This was one of TAP’s best attended talks - so many came along that extra chairs had to be put out.
Dr. Freeth is a psychiatrist and a counsellor, so she is able to look at the issues from both points of view. She has published a book and contributes to Therapy Today, the journal of the British Association for Counselling and Psychotherapy.
In her talk she posed some broad questions. What is the nature of mental distress? How does it arise and what is the most efficient response to it?
There are two approaches. One sees mental illness as arising from physical causes such as a chemical imbalance in the brain. The other view is as a response to life events and that medication can relieve symptoms and alter the emotional experience of the client. Neither can be conclusively proven and there is some overlap. It is not a precise science, although probably most psychiatrists are more in the first school. But things are changing.
Some clients/patients feel that having both medication and therapy is the best of both worlds, whereas others may wish to avoid any drugs. Some will accept a prescription and stop taking them. A few will prefer just the medication so it is important for psychiatrists and doctors to talk to the client/patient about the medication: what it is hoped to achieve and possible side effects.
Dr. Freeth presented two cases studies which explored the issues.
Coming off a medication is as important as the original prescription and she emphasised that just stopping can, sometimes, lead to crisis and needs to managed. It emphasises the importance of having a relationship in which the patient can discuss their situation with the psychiatrist and GP. She also went through the main categories of medication and left some hand outs with links to further research. Her handouts are available to download HERE, HERE and HERE
TAP attracts both students and experienced practitioners (as well as those who have an interest in the subject) and there was a good discussion followed by tea/coffee and biscuits.
The vote of thanks also gave notice of the forthcoming conference on body psychotherapy given by Nick Totton who has a national reputation for his work in this area. Some of the committee have seen him in conference and decided he had to speak to us. Details on the website ( www.taplimited.org.uk )
On January 24th TAP welcomed their council member Ian Stevenson to talk about the Context of Management and the impact on therapy in clients referred through Employee Assistant Programmes (EAPs). He spoke about common concerns these clients present with, concerns that leave him wondering about the influence of constant changes in management and economics. With key performance indicators, management by target, as well as fear and loss of work stability for employees, it is more difficult to prevent mental health issues.
The main pressures on clients are constant change to zero hour and/or short term contracts which cause anxiety. Micro management with constant auditing, fear of sanctions and less creativity, build resentment and this fear can affect self-esteem. An increased workload with reduced staffing and a lack of dialogue with management at all levels leads to increased stress levels and an impact on home life, so people learn to stay silent or risk losing their job.
Richard Murphy’s book The Joy of Tax highlights how some large well-known companies avoid tax, a subject which has recently been in the media. These companies’ actions increase the sense of unfairness for the majority of the workforce. Paul Hogget writes of the increased paperwork, care plans, assessments and standardisation in all areas of life that lead to lack of personal encounter between two separate people. For client work this may mean being shown how to be ‘bullet proof’ to survive. Our dilemma is ‘What should our response be?’ do we ‘patch ‘em up and send ‘em back’, trying to cope in this ever changing world; or should we challenge the pathology of the system rather than the person? We are left to debate this statement.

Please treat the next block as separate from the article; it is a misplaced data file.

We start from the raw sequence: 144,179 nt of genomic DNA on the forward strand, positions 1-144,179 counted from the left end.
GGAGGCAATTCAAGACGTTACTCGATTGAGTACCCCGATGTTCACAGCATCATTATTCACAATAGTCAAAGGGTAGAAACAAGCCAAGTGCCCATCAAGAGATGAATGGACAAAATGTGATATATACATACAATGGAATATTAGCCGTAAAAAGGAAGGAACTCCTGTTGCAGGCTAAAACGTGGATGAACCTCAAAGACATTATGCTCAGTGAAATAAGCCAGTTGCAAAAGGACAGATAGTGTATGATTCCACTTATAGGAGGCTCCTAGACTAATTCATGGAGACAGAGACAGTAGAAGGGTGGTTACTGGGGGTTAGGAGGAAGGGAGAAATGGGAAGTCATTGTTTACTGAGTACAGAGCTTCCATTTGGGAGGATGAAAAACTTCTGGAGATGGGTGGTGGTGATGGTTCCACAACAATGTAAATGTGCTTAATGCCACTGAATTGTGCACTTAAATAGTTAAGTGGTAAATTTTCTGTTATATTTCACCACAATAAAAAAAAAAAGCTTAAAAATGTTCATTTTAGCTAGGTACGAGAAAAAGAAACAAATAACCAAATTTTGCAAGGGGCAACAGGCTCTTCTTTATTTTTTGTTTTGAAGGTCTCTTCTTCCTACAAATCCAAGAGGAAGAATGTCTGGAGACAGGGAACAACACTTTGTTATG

Our next talk is 19th February 2016 when Matthew Appleton will talk about the Life Long Consequences of Obstetric Interventions at Birth. The talk will start at 7.45pm at Taunton United Reform Church, Paul Street. All welcome
We were interested to read in the press today that those supposedly 'inspirational' quotes that suggest you should cut people in a negative mood out of your life to support your own well-being are, mercifully, wrong.
Researchers at the universities of Manchester and Warwick studied 2,000 teenagers and found that having happy friends improved the mood of those experiencing a period of depression, but depressed friends did not have an impact on the mood of those they were with,
The researchers used social media trends to monitor mood across social networks over the period of one year.
The Daily Telegraph commented:
"The results show that being friends with someone who is depressed does not put a person at risk of becoming depressed themselves, but it will be beneficial to a glum mate."
The report says:
"Having sufficient friends with healthy mood can halve the probability of developing, or double the probability of recovering from, depression over a 6–12-month period on an adolescent social network."
Dr Thomas House, senior lecturer in applied mathematics from the University of Manchester said:
“We know social factors, for example living alone or having experienced abuse in childhood, influences whether someone becomes depressed.... We also know that social support is important for recovery from depression, for example having people to talk to. Our study is slightly different as it looks at the effect of being friends with people on whether you are likely to develop or recover from being depressed."
The research was published in the journal Proceedings of the Royal Society and the link to the full report can be found HERE.